This is also a great time to review your contractual agreements. Identify any agreements that will expire in the near term and start planning for the next steps which could be a replacement or re-negotiation for renewal. Identify any contractual terms that no longer meet your needs, e.g., on-site support with a remote workforce, and layout a new path and desired outcome before approaching your vendors. Ensure any needed or expected vendor certification/licensing is also up-to-date during your review process.
Your infrastructure and its support should be assessed to ensure it is protected, sized, and supporting the organization. Are both hardware and software patches being applied timely? Are there are any components that need to be retired or are no longer supported? Assess whether changes are needed for growth or contraction. Are controls in place to ensure a secure environment for the data and organization? What has changed during COVID-19, and how has that impacted the operation?
There has been a move towards the cloud for a number of years, but the pandemic brought that shift to the forefront for many organizations. Questions to ask include: Is your selected cloud provider providing the service and support you and your organization expect and need? If outsourced, are you getting regular (and useful) reports about the health and security of the environment? Are any identified or contractual service-level agreements (SLAs) being met? Are there SLAs that weren’t defined but should be? Address deficiencies with your internal/external vendors or select new ones, as appropriate.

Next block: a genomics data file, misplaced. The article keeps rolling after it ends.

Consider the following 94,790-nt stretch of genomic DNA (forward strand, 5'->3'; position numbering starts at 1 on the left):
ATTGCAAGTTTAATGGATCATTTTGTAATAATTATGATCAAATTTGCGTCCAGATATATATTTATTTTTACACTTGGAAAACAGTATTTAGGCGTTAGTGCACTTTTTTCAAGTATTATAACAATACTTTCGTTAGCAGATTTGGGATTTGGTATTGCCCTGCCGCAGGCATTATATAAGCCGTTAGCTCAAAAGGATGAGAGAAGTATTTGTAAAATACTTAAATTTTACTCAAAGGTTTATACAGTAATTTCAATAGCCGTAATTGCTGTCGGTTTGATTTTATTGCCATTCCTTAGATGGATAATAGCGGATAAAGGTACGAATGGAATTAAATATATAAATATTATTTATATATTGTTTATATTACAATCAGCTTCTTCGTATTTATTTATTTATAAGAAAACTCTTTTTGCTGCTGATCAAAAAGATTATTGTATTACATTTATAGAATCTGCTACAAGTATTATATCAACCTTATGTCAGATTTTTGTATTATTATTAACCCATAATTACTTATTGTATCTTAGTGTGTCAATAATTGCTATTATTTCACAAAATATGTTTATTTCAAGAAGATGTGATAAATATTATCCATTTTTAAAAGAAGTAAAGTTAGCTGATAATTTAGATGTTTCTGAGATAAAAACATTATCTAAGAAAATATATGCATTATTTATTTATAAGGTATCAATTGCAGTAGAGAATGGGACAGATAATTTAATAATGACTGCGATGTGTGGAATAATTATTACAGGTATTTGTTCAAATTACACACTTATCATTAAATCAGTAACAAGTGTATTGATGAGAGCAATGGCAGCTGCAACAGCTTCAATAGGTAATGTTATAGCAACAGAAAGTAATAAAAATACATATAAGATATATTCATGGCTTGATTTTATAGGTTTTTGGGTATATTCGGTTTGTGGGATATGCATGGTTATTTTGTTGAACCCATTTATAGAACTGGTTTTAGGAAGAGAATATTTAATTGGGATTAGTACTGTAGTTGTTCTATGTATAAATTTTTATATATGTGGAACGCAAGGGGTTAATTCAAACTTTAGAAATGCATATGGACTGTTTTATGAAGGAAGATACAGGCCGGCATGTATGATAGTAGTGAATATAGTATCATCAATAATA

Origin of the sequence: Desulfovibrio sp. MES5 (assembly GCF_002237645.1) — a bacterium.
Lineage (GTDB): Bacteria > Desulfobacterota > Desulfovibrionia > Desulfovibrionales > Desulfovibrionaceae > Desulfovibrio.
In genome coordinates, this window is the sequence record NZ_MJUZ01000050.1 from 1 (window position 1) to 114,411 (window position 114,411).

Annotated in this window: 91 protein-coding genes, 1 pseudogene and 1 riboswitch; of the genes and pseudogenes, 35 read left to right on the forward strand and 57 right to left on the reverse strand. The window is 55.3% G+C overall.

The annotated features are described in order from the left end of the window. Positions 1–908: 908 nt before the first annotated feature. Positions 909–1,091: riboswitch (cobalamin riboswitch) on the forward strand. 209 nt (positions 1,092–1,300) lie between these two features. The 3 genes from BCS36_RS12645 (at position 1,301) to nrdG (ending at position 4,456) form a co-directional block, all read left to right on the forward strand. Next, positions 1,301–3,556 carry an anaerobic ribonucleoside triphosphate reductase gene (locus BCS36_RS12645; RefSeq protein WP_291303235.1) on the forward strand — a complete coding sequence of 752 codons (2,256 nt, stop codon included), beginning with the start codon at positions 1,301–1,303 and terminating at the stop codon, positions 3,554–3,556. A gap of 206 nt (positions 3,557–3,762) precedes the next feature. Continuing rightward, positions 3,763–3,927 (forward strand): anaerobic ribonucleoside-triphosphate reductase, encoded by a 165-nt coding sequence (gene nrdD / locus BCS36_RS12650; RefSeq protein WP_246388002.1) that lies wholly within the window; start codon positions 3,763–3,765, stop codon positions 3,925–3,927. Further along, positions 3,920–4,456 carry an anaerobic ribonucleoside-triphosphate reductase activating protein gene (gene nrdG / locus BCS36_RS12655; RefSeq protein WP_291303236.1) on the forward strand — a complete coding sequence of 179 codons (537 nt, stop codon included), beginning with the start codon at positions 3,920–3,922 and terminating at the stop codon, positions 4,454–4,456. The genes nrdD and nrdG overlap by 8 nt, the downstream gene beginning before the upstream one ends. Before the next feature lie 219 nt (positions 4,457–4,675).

Software Technology and Documentation
Your software technology is critical to your success. During COVID-19, a lot of projects were put aside for more immediate “keep the lights on” activities. A review of what is listed in your backlog is needed to identify where (and if) issues with key functionality exist. Points of integration should be reviewed to ensure the exchange of data is being completed in a secure manner, seamless to the end-user. In general, complete an assessment to ensure you have the best combination of systems supporting your business operation. This process will ensure awareness of not only immediate needs but those that are just over the horizon. If software was selected in a rush during COVID-19, it’s a good time to look at the industry for alternatives to identify a better fitting solution or to identify enhancements to request of your vendor.